If you notice one or both cats showing stressful body language like growling, hissing, or ears back, move the bowls further away from the door until they are calm.
You can try making the food extra enticing with some cut-up boiled chicken or some wet cat food and repeat the feeding, but this time at a further distance.
Gradually Get Closer
Slowly move the bowls closer to the door so long as everyone is calm.
Remove the Draft Stopper
If the cats have been eating on their respective sides without any issues, back the bowls up several feet and then remove the draft stopper. Then, repeat the steps above.
4. Allow the Cats to See Each Other
If the cats seem generally calm and relaxed after a few days of eating on either side of the door, you can now try to let them see each other while eating their meals.
Place a Tall Baby Gate in the Doorway
Put a tall baby gate or stack two or three gates in the door that was previously separating them so that the cats can see each other but still not touch. You want to make sure the gate is high enough that they can't jump over.
Move Their Food Bowls Toward the Gate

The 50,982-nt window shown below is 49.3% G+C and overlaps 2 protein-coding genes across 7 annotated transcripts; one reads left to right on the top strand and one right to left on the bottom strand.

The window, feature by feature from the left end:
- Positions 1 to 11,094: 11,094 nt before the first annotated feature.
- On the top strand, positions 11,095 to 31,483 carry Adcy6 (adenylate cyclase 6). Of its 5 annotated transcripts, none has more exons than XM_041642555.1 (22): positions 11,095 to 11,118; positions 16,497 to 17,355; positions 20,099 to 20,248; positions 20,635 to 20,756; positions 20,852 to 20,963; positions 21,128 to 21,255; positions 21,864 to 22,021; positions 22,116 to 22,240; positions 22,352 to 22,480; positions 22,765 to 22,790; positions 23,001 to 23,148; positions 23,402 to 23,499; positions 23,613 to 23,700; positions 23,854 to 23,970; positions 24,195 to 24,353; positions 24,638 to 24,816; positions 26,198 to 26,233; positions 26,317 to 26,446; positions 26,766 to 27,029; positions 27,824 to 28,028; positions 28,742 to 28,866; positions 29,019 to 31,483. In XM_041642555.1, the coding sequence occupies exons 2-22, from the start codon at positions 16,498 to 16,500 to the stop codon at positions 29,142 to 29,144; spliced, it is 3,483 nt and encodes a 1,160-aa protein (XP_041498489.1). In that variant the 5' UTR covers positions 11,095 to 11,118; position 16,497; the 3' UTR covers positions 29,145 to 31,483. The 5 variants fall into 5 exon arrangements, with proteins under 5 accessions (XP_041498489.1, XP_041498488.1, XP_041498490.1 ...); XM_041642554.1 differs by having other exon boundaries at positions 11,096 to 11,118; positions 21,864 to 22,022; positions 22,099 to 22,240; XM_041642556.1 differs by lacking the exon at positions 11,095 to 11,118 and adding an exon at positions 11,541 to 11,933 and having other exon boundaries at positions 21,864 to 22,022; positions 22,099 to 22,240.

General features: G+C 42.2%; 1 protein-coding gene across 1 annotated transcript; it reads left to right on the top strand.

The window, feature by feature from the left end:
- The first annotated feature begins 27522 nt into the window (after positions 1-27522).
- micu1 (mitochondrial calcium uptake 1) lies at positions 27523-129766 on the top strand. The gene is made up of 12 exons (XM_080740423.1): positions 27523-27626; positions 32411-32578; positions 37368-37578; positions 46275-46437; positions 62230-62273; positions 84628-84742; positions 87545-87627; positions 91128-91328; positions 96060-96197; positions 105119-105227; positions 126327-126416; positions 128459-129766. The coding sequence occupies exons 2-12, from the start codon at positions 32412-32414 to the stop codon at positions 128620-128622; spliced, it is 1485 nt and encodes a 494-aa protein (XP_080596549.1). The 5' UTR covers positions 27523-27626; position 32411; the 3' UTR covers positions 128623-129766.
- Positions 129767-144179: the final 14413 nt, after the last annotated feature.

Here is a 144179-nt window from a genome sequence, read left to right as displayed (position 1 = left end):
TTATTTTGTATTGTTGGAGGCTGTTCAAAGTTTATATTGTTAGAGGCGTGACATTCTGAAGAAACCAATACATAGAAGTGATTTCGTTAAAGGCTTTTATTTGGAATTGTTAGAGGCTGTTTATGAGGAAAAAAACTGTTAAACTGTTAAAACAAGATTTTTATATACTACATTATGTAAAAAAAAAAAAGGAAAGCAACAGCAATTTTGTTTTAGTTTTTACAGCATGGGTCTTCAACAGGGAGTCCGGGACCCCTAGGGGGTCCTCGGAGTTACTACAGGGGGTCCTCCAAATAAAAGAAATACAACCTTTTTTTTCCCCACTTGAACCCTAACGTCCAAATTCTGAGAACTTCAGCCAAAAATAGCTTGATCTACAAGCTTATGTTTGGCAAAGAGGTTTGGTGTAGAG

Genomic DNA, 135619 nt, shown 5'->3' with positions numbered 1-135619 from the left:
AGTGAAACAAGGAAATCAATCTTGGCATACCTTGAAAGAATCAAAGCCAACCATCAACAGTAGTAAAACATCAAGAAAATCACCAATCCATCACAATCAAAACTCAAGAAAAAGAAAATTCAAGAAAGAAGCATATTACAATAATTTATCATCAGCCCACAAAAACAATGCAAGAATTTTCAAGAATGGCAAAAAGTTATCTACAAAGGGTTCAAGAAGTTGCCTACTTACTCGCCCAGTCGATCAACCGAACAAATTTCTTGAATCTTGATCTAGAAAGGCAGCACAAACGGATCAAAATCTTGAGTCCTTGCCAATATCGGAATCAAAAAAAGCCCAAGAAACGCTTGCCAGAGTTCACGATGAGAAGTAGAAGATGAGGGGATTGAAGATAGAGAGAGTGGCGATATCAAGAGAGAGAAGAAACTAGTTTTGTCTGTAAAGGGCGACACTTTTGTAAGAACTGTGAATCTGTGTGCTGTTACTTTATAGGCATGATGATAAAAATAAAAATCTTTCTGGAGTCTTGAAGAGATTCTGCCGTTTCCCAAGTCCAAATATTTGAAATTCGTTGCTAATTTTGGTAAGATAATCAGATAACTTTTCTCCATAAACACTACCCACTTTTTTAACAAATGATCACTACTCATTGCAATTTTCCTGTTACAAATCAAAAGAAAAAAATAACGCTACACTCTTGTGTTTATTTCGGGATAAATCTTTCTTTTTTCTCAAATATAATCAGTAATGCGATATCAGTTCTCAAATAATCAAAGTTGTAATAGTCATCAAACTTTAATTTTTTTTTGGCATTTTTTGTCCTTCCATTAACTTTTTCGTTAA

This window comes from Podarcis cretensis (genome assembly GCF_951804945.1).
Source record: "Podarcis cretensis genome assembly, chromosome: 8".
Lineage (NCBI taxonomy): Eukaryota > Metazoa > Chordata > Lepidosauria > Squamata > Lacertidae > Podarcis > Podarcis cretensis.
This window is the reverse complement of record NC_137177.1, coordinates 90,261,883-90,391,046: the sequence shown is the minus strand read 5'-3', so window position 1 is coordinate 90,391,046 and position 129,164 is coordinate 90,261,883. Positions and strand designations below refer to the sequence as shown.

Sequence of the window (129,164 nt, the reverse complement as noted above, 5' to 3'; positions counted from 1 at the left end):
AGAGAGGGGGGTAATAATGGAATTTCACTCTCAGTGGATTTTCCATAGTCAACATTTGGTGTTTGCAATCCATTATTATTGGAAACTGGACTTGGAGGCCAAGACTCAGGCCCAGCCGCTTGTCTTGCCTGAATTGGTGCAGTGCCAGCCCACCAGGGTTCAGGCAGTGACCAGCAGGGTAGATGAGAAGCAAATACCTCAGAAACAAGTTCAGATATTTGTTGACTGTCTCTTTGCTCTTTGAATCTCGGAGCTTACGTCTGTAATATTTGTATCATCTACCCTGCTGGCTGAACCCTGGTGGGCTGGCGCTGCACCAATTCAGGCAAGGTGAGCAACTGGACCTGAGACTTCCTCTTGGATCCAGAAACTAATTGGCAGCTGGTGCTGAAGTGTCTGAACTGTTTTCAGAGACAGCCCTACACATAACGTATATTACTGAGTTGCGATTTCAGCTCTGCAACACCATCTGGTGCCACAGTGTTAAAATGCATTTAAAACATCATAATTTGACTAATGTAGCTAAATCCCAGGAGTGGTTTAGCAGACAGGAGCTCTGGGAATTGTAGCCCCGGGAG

Follow the steps for feeding them their meals and move the bowls back to the starting point. Gradually work on moving the bowls closer and closer until they are eating on their respective sides of the gate without incident.
During times when they are not eating, and you are not working with them, keep the door closed.
Try Short Sessions With the Gate
In addition to feeding them their meals this way, you can also have small sessions where they see each other without meals. This works best if you have two people, with one person each sitting with a cat.
Each person will give some extra delicious treats to the cats while they see each other, or they can play with the cat with a wand toy or brush them. Whatever it is, the activity with the cat should be something that individual cat enjoys.
Create a Positive Experience Around Seeing the New Cat
If you're by yourself, sit against the baby gate so you can easily reach both cats to hand or toss them treats or handle a fishing wand toy.
The idea is to pair something the cats love with seeing this new strange cat. Continue doing this in small increments of time of no more than 5 to 10 minutes a few times a day.
Increase Their Face-to-Face Time